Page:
The IRD field’s leading researchers and biotech leaders spoke at
FFB’s Investing in Cures Summit held in Chicago in September.
More than 100 people attended the day-and-a-half conference
and heard speakers such as David Gamm, MD, PhD, director
of the McPherson Eye Research Institute at the University of
Wisconsin, Madison, who said FFB’s impact on the field is the
result of “taking the smart approach of not working in silos, but
rather funding collaboration and team building.”
Also at the Investing in Cures Summit, Sue Washer, president
and CEO of Applied Genetics Technology Corporation,
expressed her appreciation for the role that early FFB
funding plays in IRD research advancements. “Many of the
groundbreaking advancements on which today’s leading IRD
research stands would not have been possible without the early
FFB funding,” she stated.
Program (TRAP) Award and is currently licensed to
Opsis Therapeutics. Its initial indications are for AMD
and cone-rod retinal disease treatments.
LCA1 GUCY2D Gene Therapy: This treatment for
Leber congenital amaurosis, the research of which
was originally funded via an FFB TRAP Award, is
currently licensed to Sanofi-Genzyme.
Rod-Derived Cone Viability Factor Gene Therapy
(rdCVF): This therapy is in preclinical development
under the leadership of the French gene therapy
company SparingVision. The treatment concept, with
an initial treatment indication for RP, was funded by
numerous FFB grants, and FFB continues to support
the research through a large equity investment in
Across four decades of funding, FFB has invested
more than $395 million in IRD research. FFB funding
is designed to kick-start good ideas and promising
studies, all with the intent of attracting later federal,
industry, or venture capital support.
“FFB has planted many, many seeds over the last
four decades. The fact that many of those seeds are
now returning fruit is exciting, and it’s an endorsement
of FFB’s strategic approach,” says David Brint.
Dr. David Gamm Sue Washer
Investing in Cures Summit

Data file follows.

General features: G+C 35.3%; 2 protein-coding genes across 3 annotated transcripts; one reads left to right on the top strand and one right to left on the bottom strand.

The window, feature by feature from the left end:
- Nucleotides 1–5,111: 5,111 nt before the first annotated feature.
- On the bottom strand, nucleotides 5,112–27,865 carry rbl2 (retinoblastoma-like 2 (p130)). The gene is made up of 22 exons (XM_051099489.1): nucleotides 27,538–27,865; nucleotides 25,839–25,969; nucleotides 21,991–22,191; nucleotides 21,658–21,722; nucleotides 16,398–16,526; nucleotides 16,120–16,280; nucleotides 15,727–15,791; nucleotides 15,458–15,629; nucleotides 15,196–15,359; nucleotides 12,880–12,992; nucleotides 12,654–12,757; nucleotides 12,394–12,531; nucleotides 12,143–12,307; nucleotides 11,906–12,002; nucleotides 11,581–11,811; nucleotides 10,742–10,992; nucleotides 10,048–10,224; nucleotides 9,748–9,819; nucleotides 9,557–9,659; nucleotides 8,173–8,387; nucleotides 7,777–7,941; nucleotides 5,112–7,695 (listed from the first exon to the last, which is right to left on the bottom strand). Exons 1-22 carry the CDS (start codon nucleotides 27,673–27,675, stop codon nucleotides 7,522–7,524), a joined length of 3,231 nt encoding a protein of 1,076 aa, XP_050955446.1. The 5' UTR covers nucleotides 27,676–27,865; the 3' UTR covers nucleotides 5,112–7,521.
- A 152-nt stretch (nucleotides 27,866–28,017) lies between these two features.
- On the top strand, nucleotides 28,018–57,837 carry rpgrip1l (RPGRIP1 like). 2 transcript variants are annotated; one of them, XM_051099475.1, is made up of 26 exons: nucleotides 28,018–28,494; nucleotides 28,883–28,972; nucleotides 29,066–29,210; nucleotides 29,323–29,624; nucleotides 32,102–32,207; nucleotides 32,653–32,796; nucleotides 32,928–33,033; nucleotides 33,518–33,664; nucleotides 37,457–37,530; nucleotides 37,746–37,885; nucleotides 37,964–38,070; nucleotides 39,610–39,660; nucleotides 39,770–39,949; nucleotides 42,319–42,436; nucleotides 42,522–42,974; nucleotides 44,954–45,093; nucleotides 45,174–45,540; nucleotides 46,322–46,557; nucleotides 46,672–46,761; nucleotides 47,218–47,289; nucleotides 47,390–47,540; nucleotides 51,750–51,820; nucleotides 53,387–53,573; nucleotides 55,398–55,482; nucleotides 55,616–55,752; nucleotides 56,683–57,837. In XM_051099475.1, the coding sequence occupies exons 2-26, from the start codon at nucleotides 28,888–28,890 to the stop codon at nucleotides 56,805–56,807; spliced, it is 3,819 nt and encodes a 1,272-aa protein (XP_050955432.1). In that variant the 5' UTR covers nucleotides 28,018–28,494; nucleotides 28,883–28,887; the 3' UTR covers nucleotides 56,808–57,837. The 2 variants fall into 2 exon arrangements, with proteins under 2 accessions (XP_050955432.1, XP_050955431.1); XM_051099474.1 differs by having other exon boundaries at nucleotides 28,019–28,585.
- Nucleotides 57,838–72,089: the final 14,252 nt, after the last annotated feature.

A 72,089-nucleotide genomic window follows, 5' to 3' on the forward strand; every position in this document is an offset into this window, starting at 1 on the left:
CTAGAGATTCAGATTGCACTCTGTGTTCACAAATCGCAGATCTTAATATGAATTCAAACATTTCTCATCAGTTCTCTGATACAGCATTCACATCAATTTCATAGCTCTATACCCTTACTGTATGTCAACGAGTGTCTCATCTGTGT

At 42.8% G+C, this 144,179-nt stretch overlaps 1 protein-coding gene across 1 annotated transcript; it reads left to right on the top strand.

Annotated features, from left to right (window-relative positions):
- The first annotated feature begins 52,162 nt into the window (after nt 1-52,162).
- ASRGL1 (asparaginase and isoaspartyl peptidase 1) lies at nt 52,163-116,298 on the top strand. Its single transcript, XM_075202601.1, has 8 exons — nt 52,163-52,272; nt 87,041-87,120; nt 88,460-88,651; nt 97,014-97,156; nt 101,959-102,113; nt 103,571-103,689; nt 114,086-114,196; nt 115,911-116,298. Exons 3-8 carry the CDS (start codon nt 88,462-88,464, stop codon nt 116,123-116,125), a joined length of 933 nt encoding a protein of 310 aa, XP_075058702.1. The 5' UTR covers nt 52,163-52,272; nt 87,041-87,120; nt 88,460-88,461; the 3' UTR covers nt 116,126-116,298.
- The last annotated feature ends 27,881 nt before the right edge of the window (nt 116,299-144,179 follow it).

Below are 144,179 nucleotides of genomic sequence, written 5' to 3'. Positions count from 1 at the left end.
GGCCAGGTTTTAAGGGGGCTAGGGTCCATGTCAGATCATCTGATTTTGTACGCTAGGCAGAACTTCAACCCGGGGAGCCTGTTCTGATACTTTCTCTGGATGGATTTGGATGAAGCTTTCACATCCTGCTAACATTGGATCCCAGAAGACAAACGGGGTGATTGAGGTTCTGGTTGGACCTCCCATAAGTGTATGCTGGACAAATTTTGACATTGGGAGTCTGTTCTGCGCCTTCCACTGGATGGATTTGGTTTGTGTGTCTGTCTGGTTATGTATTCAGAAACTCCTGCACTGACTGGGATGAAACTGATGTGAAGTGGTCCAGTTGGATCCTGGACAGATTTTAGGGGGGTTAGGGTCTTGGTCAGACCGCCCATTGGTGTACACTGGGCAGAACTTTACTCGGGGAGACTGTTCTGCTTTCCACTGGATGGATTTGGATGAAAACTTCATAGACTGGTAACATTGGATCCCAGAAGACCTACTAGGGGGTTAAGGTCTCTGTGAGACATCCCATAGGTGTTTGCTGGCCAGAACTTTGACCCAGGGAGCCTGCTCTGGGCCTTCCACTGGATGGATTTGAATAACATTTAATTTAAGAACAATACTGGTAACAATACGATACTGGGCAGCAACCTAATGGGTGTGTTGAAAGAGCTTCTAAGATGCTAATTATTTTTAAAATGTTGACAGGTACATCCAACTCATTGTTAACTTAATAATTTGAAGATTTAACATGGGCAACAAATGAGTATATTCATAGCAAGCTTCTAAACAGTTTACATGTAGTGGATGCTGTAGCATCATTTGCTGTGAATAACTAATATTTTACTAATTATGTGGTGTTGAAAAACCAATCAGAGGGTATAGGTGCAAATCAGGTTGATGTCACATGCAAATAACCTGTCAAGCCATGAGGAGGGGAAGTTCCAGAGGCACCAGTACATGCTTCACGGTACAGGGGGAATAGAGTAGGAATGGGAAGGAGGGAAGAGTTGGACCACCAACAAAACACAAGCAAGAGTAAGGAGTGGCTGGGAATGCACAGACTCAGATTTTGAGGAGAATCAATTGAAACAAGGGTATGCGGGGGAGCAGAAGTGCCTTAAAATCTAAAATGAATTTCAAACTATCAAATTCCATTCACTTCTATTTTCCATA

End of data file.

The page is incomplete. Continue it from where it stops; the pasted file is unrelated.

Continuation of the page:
and back of the eye.
He holds 60 U.S. patents for health interventions
and has worked in multiple disease areas, including
pulmonary, cardiovascular, and HIV.
Many volunteers dedicated their time and effort to the
search for the right candidate to replace Bill Schmidt. We
are confident Ben is the right person to lead FFB as we
move the field further and faster to treatments and cures.
Read more about Ben, his experience, and his plans
for FFB's future in his interview on pages 4–5. Ben will
also be traveling across the country to meet with FFB
donors and volunteers in the coming months. I know he
would welcome the opportunity to meet you.
In closing, I wanted to share something that was
discussed at a recent meeting of the FFB’s Research
Oversight Committee. It was a good discussion about
the process by which the committee reviews grant
applications and funds those it believes offer the most
promise to advance IRD cures. Our challenge now is to
balance the need to fund studies that have historically
led to breakthrough science with the opportunity to
fund clinical research and set the infrastructure to attract
industry investment. The robust discussion reminded
me of an important fact — while we have made
tremendous strides in advancing the research, there is
still a lot more work to do on both ends of the drug-
development pathway, and we still very much need your
generous support and dedication.